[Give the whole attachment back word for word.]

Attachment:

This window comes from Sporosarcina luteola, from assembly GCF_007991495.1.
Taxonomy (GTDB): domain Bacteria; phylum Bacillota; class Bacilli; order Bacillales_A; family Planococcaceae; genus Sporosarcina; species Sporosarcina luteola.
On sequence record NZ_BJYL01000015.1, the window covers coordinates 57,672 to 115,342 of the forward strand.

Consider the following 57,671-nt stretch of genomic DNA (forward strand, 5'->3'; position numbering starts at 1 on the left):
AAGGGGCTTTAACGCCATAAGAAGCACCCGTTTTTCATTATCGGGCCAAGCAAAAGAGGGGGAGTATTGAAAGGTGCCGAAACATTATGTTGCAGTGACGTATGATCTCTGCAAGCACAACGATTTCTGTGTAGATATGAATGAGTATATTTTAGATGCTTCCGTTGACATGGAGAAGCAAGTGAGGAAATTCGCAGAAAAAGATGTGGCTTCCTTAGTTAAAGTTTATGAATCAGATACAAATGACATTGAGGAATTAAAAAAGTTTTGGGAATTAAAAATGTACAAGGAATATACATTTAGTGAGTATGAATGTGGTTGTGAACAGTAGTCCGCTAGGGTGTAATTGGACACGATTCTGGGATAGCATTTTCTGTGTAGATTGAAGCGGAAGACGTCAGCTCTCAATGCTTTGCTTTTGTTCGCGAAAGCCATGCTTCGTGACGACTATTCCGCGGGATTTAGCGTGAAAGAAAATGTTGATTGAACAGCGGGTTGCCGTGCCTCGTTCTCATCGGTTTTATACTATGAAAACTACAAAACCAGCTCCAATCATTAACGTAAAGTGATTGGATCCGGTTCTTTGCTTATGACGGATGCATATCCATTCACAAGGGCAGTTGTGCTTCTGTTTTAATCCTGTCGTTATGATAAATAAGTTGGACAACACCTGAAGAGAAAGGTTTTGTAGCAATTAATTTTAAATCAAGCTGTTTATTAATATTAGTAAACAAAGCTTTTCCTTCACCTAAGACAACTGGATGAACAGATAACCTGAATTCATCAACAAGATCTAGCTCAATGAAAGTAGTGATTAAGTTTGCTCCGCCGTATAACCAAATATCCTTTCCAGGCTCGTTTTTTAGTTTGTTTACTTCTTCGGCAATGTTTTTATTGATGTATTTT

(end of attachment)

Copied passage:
This window comes from Sporosarcina luteola, from assembly GCF_007991495.1.
Taxonomy (GTDB): domain Bacteria; phylum Bacillota; class Bacilli; order Bacillales_A; family Planococcaceae; genus Sporosarcina; species Sporosarcina luteola.
On sequence record NZ_BJYL01000015.1, the window covers coordinates 57,672 to 115,342 of the forward strand.

Consider the following 57,671-nt stretch of genomic DNA (forward strand, 5'->3'; position numbering starts at 1 on the left):
AAGGGGCTTTAACGCCATAAGAAGCACCCGTTTTTCATTATCGGGCCAAGCAAAAGAGGGGGAGTATTGAAAGGTGCCGAAACATTATGTTGCAGTGACGTATGATCTCTGCAAGCACAACGATTTCTGTGTAGATATGAATGAGTATATTTTAGATGCTTCCGTTGACATGGAGAAGCAAGTGAGGAAATTCGCAGAAAAAGATGTGGCTTCCTTAGTTAAAGTTTATGAATCAGATACAAATGACATTGAGGAATTAAAAAAGTTTTGGGAATTAAAAATGTACAAGGAATATACATTTAGTGAGTATGAATGTGGTTGTGAACAGTAGTCCGCTAGGGTGTAATTGGACACGATTCTGGGATAGCATTTTCTGTGTAGATTGAAGCGGAAGACGTCAGCTCTCAATGCTTTGCTTTTGTTCGCGAAAGCCATGCTTCGTGACGACTATTCCGCGGGATTTAGCGTGAAAGAAAATGTTGATTGAACAGCGGGTTGCCGTGCCTCGTTCTCATCGGTTTTATACTATGAAAACTACAAAACCAGCTCCAATCATTAACGTAAAGTGATTGGATCCGGTTCTTTGCTTATGACGGATGCATATCCATTCACAAGGGCAGTTGTGCTTCTGTTTTAATCCTGTCGTTATGATAAATAAGTTGGACAACACCTGAAGAGAAAGGTTTTGTAGCAATTAATTTTAAATCAAGCTGTTTATTAATATTAGTAAACAAAGCTTTTCCTTCACCTAAGACAACTGGATGAACAGATAACCTGAATTCATCAACAAGATCTAGCTCAATGAAAGTAGTGATTAAGTTTGCTCCGCCGTATAACCAAATATCCTTTCCAGGCTCGTTTTTTAGTTTGTTTACTTCTTCGGCAATGTTTTTATTGATGTATTTT